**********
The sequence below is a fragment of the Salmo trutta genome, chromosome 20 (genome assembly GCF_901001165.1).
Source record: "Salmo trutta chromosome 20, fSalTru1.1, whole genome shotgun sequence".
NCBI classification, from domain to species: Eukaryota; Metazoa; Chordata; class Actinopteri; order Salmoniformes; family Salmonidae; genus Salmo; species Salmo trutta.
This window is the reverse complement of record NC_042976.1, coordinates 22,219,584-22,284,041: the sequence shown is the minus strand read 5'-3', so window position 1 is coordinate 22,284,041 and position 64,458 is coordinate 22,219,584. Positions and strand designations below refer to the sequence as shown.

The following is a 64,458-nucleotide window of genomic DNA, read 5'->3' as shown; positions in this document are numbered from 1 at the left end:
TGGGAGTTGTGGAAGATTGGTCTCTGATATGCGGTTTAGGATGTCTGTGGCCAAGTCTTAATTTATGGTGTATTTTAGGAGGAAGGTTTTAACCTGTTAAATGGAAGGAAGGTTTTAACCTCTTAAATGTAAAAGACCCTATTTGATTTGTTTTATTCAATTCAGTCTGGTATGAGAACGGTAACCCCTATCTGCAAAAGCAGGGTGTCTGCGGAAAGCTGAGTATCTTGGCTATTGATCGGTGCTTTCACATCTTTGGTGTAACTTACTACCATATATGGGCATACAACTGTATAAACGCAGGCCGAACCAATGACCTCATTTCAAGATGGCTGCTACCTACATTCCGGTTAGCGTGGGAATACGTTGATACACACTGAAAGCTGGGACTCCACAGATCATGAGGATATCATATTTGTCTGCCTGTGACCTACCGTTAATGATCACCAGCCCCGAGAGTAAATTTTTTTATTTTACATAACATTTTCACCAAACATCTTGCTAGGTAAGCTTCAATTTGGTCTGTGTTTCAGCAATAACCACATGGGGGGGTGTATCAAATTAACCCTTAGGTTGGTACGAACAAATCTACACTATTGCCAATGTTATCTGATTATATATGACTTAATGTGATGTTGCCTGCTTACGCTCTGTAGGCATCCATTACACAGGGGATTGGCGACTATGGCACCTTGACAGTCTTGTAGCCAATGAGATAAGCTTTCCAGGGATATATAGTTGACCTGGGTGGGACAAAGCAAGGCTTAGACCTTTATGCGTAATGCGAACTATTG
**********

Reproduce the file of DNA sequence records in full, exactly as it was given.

The sequence below is a fragment of the Salmo trutta genome, chromosome 20 (genome assembly GCF_901001165.1).
Source record: "Salmo trutta chromosome 20, fSalTru1.1, whole genome shotgun sequence".
NCBI classification, from domain to species: Eukaryota; Metazoa; Chordata; class Actinopteri; order Salmoniformes; family Salmonidae; genus Salmo; species Salmo trutta.
This window is the reverse complement of record NC_042976.1, coordinates 22,219,584-22,284,041: the sequence shown is the minus strand read 5'-3', so window position 1 is coordinate 22,284,041 and position 64,458 is coordinate 22,219,584. Positions and strand designations below refer to the sequence as shown.

The following is a 64,458-nucleotide window of genomic DNA, read 5'->3' as shown; positions in this document are numbered from 1 at the left end:
TGGGAGTTGTGGAAGATTGGTCTCTGATATGCGGTTTAGGATGTCTGTGGCCAAGTCTTAATTTATGGTGTATTTTAGGAGGAAGGTTTTAACCTGTTAAATGGAAGGAAGGTTTTAACCTCTTAAATGTAAAAGACCCTATTTGATTTGTTTTATTCAATTCAGTCTGGTATGAGAACGGTAACCCCTATCTGCAAAAGCAGGGTGTCTGCGGAAAGCTGAGTATCTTGGCTATTGATCGGTGCTTTCACATCTTTGGTGTAACTTACTACCATATATGGGCATACAACTGTATAAACGCAGGCCGAACCAATGACCTCATTTCAAGATGGCTGCTACCTACATTCCGGTTAGCGTGGGAATACGTTGATACACACTGAAAGCTGGGACTCCACAGATCATGAGGATATCATATTTGTCTGCCTGTGACCTACCGTTAATGATCACCAGCCCCGAGAGTAAATTTTTTTATTTTACATAACATTTTCACCAAACATCTTGCTAGGTAAGCTTCAATTTGGTCTGTGTTTCAGCAATAACCACATGGGGGGGTGTATCAAATTAACCCTTAGGTTGGTACGAACAAATCTACACTATTGCCAATGTTATCTGATTATATATGACTTAATGTGATGTTGCCTGCTTACGCTCTGTAGGCATCCATTACACAGGGGATTGGCGACTATGGCACCTTGACAGTCTTGTAGCCAATGAGATAAGCTTTCCAGGGATATATAGTTGACCTGGGTGGGACAAAGCAAGGCTTAGACCTTTATGCGTAATGCGAACTATTG